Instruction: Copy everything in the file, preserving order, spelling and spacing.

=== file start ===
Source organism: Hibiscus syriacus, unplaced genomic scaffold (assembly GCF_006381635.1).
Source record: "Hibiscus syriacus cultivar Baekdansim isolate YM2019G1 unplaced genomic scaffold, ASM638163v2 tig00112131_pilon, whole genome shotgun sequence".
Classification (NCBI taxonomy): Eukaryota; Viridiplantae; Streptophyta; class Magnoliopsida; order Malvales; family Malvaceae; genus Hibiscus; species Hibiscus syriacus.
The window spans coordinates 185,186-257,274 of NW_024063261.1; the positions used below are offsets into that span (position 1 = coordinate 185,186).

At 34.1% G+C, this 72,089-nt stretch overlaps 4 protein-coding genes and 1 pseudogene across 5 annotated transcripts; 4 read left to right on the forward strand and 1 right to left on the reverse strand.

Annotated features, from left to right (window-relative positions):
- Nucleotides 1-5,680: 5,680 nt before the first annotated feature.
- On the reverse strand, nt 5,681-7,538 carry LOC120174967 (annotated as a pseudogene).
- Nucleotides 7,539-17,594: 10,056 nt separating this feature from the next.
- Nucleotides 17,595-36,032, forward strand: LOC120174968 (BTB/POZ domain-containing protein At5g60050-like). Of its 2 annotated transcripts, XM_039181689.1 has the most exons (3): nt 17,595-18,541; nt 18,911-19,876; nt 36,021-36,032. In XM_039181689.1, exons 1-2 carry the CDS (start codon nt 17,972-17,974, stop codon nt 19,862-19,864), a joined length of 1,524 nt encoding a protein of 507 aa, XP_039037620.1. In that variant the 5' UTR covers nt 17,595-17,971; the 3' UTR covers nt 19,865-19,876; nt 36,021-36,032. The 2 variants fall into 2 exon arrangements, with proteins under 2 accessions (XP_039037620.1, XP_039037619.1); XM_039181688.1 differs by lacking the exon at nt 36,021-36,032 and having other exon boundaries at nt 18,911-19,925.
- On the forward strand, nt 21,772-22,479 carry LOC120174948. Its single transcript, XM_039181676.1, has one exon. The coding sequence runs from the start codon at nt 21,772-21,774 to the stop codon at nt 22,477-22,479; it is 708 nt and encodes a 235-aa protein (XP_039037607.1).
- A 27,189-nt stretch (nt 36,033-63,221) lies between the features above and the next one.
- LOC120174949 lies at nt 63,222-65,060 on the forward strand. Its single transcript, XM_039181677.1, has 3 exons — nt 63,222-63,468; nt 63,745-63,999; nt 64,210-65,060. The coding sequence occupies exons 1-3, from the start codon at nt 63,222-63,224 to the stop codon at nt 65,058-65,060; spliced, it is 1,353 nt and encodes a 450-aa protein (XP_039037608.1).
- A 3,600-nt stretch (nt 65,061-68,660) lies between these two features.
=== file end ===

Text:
Source organism: Hibiscus syriacus, unplaced genomic scaffold (assembly GCF_006381635.1).
Source record: "Hibiscus syriacus cultivar Baekdansim isolate YM2019G1 unplaced genomic scaffold, ASM638163v2 tig00112131_pilon, whole genome shotgun sequence".
Classification (NCBI taxonomy): Eukaryota; Viridiplantae; Streptophyta; class Magnoliopsida; order Malvales; family Malvaceae; genus Hibiscus; species Hibiscus syriacus.
The window spans coordinates 185,186-257,274 of NW_024063261.1; the positions used below are offsets into that span (position 1 = coordinate 185,186).

At 34.1% G+C, this 72,089-nt stretch overlaps 4 protein-coding genes and 1 pseudogene across 5 annotated transcripts; 4 read left to right on the forward strand and 1 right to left on the reverse strand.

Annotated features, from left to right (window-relative positions):
- Nucleotides 1-5,680: 5,680 nt before the first annotated feature.
- On the reverse strand, nt 5,681-7,538 carry LOC120174967 (annotated as a pseudogene).
- Nucleotides 7,539-17,594: 10,056 nt separating this feature from the next.
- Nucleotides 17,595-36,032, forward strand: LOC120174968 (BTB/POZ domain-containing protein At5g60050-like). Of its 2 annotated transcripts, XM_039181689.1 has the most exons (3): nt 17,595-18,541; nt 18,911-19,876; nt 36,021-36,032. In XM_039181689.1, exons 1-2 carry the CDS (start codon nt 17,972-17,974, stop codon nt 19,862-19,864), a joined length of 1,524 nt encoding a protein of 507 aa, XP_039037620.1. In that variant the 5' UTR covers nt 17,595-17,971; the 3' UTR covers nt 19,865-19,876; nt 36,021-36,032. The 2 variants fall into 2 exon arrangements, with proteins under 2 accessions (XP_039037620.1, XP_039037619.1); XM_039181688.1 differs by lacking the exon at nt 36,021-36,032 and having other exon boundaries at nt 18,911-19,925.
- On the forward strand, nt 21,772-22,479 carry LOC120174948. Its single transcript, XM_039181676.1, has one exon. The coding sequence runs from the start codon at nt 21,772-21,774 to the stop codon at nt 22,477-22,479; it is 708 nt and encodes a 235-aa protein (XP_039037607.1).
- A 27,189-nt stretch (nt 36,033-63,221) lies between the features above and the next one.
- LOC120174949 lies at nt 63,222-65,060 on the forward strand. Its single transcript, XM_039181677.1, has 3 exons — nt 63,222-63,468; nt 63,745-63,999; nt 64,210-65,060. The coding sequence occupies exons 1-3, from the start codon at nt 63,222-63,224 to the stop codon at nt 65,058-65,060; spliced, it is 1,353 nt and encodes a 450-aa protein (XP_039037608.1).
- A 3,600-nt stretch (nt 65,061-68,660) lies between these two features.